Just a quick reminder for all you folks still in the running for your office pool's college basketball championship jackpot: Gambling winnings are taxable income.
Yes, even office pools.
And yes, even illegal office pools.
Illegal office pools? Yep. In Washington state at any rate
Washington officials say that those ubiquitous betting pools based on NCAA bracket sheets are technically illegal.
But don't expect Evergreen State lawmen to bust into your office and confiscate the pool money. The state's Gambling Commission has bigger fish to fry.
Similarly, the IRS isn't going to come after every office worker -- or telecommuter like the hubby, who made a bit last year on his office's fantasy football league, but gave some of it back this spring with his NCAA basketball picks -- who pockets a a bit a pool cash.
Realistically, there's no way any tax collector, state or local, can keep track of all the illegal but friendly (or not so friendly if you get on your bookie's bad side) bets that are placed on various sporting events.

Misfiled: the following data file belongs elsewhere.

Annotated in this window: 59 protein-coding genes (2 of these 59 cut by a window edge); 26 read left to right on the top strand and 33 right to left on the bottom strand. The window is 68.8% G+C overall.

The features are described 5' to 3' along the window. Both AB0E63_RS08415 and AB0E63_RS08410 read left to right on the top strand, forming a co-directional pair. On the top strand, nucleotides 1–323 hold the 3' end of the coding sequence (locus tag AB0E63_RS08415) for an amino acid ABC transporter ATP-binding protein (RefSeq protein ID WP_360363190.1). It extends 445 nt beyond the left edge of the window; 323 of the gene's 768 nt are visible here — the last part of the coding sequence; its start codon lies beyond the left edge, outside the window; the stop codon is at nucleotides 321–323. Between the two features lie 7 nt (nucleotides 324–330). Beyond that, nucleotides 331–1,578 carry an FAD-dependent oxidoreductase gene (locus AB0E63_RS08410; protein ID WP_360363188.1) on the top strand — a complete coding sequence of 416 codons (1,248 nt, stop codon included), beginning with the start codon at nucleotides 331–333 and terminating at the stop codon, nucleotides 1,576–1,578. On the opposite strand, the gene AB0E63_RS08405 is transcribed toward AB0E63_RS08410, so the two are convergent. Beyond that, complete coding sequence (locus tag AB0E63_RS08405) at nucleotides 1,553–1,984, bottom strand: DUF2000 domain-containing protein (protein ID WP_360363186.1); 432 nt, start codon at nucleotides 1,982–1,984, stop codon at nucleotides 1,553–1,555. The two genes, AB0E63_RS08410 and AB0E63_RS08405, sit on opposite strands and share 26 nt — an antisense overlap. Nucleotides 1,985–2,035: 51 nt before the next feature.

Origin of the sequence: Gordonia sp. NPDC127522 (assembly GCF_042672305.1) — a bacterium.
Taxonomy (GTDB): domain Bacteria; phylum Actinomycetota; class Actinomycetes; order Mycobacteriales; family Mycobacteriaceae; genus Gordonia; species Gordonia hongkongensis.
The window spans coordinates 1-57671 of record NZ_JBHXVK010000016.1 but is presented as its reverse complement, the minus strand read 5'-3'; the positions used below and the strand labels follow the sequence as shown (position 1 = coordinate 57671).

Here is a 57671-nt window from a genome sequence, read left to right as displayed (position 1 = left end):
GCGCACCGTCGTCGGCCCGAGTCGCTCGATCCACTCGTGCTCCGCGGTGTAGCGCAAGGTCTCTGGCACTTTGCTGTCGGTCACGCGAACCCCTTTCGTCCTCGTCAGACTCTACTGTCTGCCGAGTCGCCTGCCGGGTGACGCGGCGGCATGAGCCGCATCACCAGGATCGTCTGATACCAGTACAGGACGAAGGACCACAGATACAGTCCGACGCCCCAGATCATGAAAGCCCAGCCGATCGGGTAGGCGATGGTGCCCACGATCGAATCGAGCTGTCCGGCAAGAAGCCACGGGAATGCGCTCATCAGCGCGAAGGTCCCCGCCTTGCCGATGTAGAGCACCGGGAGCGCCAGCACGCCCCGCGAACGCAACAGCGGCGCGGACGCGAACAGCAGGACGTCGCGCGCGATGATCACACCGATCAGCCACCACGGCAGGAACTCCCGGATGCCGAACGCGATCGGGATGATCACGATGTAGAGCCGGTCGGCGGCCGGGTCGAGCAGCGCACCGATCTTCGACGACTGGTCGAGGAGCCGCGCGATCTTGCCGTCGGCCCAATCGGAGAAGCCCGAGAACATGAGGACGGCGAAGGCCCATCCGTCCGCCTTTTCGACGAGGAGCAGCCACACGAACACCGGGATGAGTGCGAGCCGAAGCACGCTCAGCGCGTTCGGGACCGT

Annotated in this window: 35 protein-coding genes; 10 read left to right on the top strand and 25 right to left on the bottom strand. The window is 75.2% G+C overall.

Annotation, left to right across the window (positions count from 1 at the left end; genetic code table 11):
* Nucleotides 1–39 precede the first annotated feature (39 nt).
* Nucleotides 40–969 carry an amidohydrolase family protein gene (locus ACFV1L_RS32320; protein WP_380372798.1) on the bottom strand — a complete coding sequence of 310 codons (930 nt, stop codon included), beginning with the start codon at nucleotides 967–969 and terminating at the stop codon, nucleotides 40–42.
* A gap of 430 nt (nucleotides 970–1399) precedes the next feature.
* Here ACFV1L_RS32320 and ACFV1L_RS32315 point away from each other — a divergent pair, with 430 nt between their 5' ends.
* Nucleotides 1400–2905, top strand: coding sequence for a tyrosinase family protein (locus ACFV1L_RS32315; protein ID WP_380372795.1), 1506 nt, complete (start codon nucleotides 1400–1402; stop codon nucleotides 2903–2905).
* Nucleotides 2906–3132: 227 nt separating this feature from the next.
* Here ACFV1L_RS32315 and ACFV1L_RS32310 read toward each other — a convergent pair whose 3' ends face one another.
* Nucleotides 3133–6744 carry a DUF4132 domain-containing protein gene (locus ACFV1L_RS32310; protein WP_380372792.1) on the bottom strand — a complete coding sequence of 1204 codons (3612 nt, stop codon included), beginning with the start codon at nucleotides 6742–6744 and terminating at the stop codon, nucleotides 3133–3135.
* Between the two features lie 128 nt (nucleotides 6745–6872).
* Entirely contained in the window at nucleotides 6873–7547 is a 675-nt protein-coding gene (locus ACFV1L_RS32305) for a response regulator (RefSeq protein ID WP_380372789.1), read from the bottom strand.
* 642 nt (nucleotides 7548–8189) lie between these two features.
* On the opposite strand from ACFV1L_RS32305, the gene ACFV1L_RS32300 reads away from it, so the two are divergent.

Still, technically the illegal earnings are taxable income.
Internet bets could mean big tax bucks: Another form of illegal gambling is a bigger thorn in the side of lawmen and the IRS: online betting.
U.S. lawmakers have tried to put an end to Internet gambling via the Unlawful Internet Gambling Enforcement Act, enacted in 2006. That, however, doesn't seem to be working.
A recent study by PriceWaterhouseCoopers estimates that the United States could raise nearly $52 billion in revenue over the next decade by lifting the three-year-old online gambling ban and taxing the winnings.
Despite the law, the accounting firm figures that Internet gambling is about 22 percent higher now than it was in 2007 because U.S. online gambling, even though illegal, keeps growing.
U.S. Rep. Barney Frank (D-Mass.) reportedly is planning to reintroduce a bill this year to overturn the ban.
The ban was enacted when Republicans controlled both the House and Senate, as well as the White House. Gambling advocates hope the political change, as well as the U.S. Treasury's need for new revenue in the wake of bailout and stimulus packages, will boost chances for laws regulating and taxing the activity.
OK, quit laughing. I had to say it!